Oku leaves mark on Kenyon tennis

Former Red Devil and state runner-up helped lift college squad to new heights

In the third set of a tennis match at University of Chicago two years ago, Kenyon College's Erika Oku started to cramp up, a familiar nemesis during grueling contests.

"I told my coach I needed to retire," Hinsdale's Oku recounted.

But her coach exhorted her to keep fighting. And her resilient spirit responded.

"Something kicked in and I got back up and was able to finish the match and beat her in three sets," she said. "The fact that I was able to fight through the pain, I was really proud of myself."

There's been plenty to be proud of throughout Oku's dazzling collegiate campaign, which came to a close last month at the NCAA D-III Championships in Chattanooga, Tenn., as she helped power the Ladies to its first semifinal berth since 1998.

A five-time All-American, she ended her career as one of only two Kenyon Ladies to earn at least two of those accolades in singles and doubles. As a farewell gift this season, Oku received her second North Coast Athletic Conference Player of the Year trophy and finished as a three-time, first-team All-NCAC pick.

Oh, and she owns the school records for most singles (28), doubles (27) and combined (55) wins in a season.

But what the two-time team captain finds most gratifying is the upward trajectory of the tennis program since her arrival.

"It's kind of crazy because when I first came to Kenyon as a freshman, our team was ranked 30in in the nation and no one really paid attention to us," she said last week. "Now we just made it to the final four."

Thanks to Oku's play at both the top singles and doubles spots, Kenyon went 11-0 during the regular and postseason before falling to defending national champion Wesleyan. She also qualified for the NCAA singles and doubles championship brackets.

Oku said the success was sweetened in light of the fears last fall that another year would be lost to COVID.

"We really weren't expecting to have a season at all," said Oku, who didn't even return to campus until February. "We're just really happy that we had the opportunity to play."

Oku's impact on the program was felt from the beginning. as she went 22-0 playing mostly the second singles position and had nearly the same level of production at No. 1 doubles. She was named the NCAC's Newcomer of the Year.

"Starting out with such a great season just gave me a lot of confidence," she remarked. "I just felt I had nothing to lose, and that kind of mentality helped me throughout the rest of the four years."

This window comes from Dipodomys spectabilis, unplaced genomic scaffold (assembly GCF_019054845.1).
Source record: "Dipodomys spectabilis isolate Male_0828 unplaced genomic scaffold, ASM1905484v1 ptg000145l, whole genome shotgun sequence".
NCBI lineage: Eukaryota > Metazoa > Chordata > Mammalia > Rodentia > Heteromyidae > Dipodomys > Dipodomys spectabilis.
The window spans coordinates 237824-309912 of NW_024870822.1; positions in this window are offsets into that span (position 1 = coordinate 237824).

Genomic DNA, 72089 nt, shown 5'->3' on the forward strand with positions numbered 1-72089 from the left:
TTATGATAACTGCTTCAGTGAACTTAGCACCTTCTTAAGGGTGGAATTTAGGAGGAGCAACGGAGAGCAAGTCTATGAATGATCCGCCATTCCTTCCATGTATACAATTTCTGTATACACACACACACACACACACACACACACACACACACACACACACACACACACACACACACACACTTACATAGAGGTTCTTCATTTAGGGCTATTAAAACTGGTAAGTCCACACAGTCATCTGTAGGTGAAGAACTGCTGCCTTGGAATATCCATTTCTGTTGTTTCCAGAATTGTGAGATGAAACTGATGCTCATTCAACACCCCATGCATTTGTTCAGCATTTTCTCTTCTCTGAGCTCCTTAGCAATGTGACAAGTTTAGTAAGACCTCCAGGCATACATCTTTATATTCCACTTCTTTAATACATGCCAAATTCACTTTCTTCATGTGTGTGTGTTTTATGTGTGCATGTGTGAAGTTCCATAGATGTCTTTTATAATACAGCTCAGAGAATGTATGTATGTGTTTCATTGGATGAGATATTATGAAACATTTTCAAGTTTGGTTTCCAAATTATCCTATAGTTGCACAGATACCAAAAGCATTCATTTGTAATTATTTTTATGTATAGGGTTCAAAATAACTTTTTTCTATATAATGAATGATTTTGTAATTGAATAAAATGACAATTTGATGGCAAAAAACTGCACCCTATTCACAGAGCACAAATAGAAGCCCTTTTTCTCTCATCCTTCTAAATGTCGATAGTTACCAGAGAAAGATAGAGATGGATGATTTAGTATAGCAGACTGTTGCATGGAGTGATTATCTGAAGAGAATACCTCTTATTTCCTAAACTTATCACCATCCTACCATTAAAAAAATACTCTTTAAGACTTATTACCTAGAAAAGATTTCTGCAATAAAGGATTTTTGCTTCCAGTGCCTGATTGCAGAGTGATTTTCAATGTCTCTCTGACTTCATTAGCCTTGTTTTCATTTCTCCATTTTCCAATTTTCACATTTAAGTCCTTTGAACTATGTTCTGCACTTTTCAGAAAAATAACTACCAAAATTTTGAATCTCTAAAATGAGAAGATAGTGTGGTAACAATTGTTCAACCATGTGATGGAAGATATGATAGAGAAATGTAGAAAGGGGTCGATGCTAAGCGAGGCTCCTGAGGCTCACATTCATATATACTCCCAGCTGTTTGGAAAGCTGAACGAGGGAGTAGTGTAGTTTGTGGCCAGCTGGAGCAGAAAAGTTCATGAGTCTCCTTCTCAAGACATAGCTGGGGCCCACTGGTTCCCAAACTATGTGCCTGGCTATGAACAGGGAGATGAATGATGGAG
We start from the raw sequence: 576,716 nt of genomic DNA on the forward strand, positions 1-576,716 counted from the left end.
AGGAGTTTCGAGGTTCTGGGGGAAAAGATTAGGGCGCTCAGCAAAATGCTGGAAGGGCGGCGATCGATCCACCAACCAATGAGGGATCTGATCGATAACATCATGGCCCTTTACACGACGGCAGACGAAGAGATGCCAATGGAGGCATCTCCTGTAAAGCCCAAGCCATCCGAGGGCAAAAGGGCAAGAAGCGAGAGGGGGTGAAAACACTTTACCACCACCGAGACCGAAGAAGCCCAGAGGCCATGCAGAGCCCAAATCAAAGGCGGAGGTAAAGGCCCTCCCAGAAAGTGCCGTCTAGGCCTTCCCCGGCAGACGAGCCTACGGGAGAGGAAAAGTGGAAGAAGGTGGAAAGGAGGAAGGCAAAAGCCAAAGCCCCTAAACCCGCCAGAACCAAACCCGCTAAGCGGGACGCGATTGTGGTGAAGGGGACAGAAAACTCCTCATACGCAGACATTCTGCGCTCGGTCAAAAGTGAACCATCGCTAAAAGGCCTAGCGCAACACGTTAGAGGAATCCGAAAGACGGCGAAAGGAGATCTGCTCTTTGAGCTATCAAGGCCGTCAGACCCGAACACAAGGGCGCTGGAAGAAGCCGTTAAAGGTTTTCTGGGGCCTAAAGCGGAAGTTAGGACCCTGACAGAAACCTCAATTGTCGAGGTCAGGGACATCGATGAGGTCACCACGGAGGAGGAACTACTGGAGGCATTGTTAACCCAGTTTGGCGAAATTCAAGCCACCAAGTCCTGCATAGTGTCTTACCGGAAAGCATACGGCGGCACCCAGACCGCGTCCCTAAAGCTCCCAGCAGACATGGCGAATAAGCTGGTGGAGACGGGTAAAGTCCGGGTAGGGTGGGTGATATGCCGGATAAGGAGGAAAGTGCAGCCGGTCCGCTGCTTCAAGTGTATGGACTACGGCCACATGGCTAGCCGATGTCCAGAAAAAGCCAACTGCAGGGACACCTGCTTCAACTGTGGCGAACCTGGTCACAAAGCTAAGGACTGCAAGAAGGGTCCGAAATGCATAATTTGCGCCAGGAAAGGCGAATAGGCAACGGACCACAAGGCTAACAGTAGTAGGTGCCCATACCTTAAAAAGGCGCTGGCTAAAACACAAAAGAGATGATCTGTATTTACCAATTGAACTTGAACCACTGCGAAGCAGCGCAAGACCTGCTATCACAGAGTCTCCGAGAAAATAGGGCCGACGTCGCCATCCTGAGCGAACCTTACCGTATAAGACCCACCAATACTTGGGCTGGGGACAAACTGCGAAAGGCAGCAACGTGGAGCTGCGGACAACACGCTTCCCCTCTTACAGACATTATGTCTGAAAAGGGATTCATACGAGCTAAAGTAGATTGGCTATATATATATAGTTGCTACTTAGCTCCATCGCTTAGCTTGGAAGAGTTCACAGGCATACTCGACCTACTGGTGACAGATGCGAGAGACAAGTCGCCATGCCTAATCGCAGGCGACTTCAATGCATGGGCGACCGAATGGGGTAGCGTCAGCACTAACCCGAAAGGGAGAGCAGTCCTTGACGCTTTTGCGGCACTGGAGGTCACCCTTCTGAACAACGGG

Oku admitted that adjusting to college life initially was not so seamless. She credits her elders on the team at the time for taking her under their collective wing.

"I looked up to some of them, and the coaches on the team were very supportive of me," she said.

A willingness to do whatever was asked also served her well, Oku related.

"You have to be an open-minded person," she said. "Because I was patient and open to being paired with anyone, that's why it worked out with my doubles teams."

Sophomore year Oku qualified for the NCAA singles championship, a chance to take measure of her game.

"It was tough," she acknowledged. "I knew that I was going to play some really tough players going into that."

She qualified again this season, as well as for the doubles bracket. Oku and her partner won their first match before bowing out, and Oku lost her opening singles match in a tough three-setter.

"It definitely more intense. These girls at that level, they can play at the court for more than three hours," said Oku, noting the 90-plus-degree temps in Chattanooga. "I went three sets with her, but I do think I played some good tennis."

She recalled March of 2020 when the team got some crushing news after having begun a tournament in Florida the day before.

"The next morning we got a call from our conference that the season was going to be canceled," she said.

This winter the squad was able to resume its weight training sessions in advance of the spring season.

"We were having a lot harder practices, trying to prepare for nationals," she said. "It took a while for us to get fit again, but once we started doing that every day again, we were ready."

Just as when she was starring at Hinsdale Central, Oku's small stature belied her large-scale competitiveness and leadership skills.

"Since high school, I just loved leading a team and just becoming a team together," she said. "When I'm off the tennis court, everyone thinks I'm super-friendly and nice. When I'm on the court, I'm not a nice person anymore. I shout a lot. I'm very little, but I do make a lot of noise."

Oku's departure coincides with that of 28-year Ladies coach Scott Thielke, who's retiring. She shared that after her last singles match at nationals when the finality was setting in, Thielke offered poignant words.

"I realized that's probably the last match I'll ever play," said the aspiring finance professional. "My coach told me, 'You're a great player and you've had an amazing career. But I thank you for being a great person.'

"I just started bawling."

She has no regrets.

"Making it to the final four as a team is just a perfect ending."

Author Bio

Ken Knutson is associate editor of The Hinsdalean